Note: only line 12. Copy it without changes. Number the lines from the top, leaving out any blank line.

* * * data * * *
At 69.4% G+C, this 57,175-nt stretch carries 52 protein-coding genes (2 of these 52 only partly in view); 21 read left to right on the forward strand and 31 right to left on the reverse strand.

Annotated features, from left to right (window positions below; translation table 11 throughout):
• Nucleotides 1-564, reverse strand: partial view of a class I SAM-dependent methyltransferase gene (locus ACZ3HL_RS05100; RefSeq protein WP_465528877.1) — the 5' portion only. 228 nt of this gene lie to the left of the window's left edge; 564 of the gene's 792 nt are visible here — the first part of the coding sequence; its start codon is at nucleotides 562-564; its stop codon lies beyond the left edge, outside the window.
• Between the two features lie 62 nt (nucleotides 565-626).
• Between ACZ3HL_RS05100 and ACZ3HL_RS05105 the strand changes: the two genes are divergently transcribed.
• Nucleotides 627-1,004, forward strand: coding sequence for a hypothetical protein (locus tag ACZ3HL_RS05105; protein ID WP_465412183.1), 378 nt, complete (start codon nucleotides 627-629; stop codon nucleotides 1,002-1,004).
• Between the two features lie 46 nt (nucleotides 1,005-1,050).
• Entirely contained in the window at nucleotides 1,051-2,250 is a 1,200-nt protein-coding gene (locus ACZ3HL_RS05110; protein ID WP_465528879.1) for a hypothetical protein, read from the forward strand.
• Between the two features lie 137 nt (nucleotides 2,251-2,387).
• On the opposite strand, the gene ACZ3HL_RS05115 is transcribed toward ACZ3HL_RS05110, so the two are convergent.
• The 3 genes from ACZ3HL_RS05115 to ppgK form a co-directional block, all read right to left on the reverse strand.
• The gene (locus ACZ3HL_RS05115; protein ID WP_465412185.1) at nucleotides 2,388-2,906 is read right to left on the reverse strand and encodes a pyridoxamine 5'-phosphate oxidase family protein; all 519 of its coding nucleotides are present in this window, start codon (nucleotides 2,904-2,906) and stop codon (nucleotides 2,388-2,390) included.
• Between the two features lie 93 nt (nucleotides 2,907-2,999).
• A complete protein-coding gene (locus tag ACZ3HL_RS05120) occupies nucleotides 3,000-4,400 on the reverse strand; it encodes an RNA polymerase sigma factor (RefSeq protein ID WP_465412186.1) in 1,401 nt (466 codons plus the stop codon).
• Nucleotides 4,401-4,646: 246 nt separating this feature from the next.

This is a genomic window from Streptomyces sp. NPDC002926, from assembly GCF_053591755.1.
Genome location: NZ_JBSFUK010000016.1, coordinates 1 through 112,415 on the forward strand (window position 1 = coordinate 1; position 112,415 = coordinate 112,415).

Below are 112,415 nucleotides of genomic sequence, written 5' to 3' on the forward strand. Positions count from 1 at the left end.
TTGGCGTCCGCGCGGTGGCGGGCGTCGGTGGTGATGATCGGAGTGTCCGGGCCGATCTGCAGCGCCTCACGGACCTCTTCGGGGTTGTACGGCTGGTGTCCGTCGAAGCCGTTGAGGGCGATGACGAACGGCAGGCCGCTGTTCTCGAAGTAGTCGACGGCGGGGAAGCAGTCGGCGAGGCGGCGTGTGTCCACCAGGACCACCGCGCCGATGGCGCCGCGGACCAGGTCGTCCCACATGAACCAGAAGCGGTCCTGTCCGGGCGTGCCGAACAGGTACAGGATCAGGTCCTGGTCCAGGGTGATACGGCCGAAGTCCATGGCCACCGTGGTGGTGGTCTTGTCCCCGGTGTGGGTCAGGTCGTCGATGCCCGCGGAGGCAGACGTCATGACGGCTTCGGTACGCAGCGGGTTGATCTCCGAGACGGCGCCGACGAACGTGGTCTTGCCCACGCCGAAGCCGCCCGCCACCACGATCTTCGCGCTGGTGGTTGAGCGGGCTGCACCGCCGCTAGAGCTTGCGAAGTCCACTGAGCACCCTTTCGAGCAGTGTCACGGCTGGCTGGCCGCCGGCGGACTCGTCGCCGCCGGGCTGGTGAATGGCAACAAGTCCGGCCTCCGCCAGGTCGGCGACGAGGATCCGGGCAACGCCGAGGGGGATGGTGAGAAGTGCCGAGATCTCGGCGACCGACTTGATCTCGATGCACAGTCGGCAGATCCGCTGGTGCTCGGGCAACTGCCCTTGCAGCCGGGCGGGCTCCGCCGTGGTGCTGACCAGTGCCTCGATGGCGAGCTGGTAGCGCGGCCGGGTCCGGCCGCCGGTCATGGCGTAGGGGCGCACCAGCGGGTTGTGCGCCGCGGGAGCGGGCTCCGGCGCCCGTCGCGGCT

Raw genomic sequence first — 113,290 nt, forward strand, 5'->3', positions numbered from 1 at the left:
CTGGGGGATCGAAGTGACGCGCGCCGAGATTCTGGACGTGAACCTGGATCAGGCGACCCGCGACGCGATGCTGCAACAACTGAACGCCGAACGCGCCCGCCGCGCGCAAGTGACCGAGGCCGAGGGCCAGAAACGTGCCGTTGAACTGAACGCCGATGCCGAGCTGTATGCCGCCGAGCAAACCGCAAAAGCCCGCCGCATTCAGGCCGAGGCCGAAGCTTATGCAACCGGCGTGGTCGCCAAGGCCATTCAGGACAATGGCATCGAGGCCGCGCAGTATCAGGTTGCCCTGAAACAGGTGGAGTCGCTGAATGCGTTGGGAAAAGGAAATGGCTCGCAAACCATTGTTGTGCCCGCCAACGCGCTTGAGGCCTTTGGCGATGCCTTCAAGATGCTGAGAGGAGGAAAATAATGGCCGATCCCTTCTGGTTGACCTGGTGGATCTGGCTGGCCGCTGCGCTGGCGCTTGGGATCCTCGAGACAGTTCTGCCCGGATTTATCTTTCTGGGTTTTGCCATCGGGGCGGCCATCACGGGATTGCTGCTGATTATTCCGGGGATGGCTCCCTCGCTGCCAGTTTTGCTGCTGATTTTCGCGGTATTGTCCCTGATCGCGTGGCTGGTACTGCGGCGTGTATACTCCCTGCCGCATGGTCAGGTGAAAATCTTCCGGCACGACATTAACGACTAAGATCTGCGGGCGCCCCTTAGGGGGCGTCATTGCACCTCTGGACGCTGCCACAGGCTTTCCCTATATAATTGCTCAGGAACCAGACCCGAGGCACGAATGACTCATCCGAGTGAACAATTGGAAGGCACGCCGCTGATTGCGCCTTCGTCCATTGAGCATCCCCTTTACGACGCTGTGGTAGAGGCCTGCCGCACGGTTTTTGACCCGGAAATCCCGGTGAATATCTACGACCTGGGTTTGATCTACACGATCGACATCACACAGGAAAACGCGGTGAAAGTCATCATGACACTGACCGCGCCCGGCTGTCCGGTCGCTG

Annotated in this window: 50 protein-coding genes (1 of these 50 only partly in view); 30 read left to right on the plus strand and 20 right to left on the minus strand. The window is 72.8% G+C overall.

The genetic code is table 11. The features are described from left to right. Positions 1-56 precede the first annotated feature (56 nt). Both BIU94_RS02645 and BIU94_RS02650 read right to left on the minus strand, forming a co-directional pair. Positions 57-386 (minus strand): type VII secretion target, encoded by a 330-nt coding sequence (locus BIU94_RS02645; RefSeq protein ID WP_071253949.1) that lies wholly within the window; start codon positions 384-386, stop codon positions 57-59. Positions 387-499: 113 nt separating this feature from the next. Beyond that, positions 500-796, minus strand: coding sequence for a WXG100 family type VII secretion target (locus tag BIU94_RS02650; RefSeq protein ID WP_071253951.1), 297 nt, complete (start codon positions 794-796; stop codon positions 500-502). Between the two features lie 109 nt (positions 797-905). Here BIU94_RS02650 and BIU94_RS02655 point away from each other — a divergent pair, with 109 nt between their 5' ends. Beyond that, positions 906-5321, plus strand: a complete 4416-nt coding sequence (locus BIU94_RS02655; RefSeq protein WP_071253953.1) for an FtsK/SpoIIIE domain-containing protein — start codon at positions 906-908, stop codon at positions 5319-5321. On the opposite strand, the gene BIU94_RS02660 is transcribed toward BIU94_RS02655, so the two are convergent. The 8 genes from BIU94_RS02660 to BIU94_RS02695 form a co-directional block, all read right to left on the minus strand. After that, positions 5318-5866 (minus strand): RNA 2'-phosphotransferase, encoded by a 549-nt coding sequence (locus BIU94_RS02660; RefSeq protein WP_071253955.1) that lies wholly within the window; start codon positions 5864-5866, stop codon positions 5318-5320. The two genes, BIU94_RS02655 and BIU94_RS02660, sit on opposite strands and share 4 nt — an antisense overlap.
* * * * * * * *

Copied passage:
• The gene (locus ACZ3HL_RS05115; protein ID WP_465412185.1) at nucleotides 2,388-2,906 is read right to left on the reverse strand and encodes a pyridoxamine 5'-phosphate oxidase family protein; all 519 of its coding nucleotides are present in this window, start codon (nucleotides 2,904-2,906) and stop codon (nucleotides 2,388-2,390) included.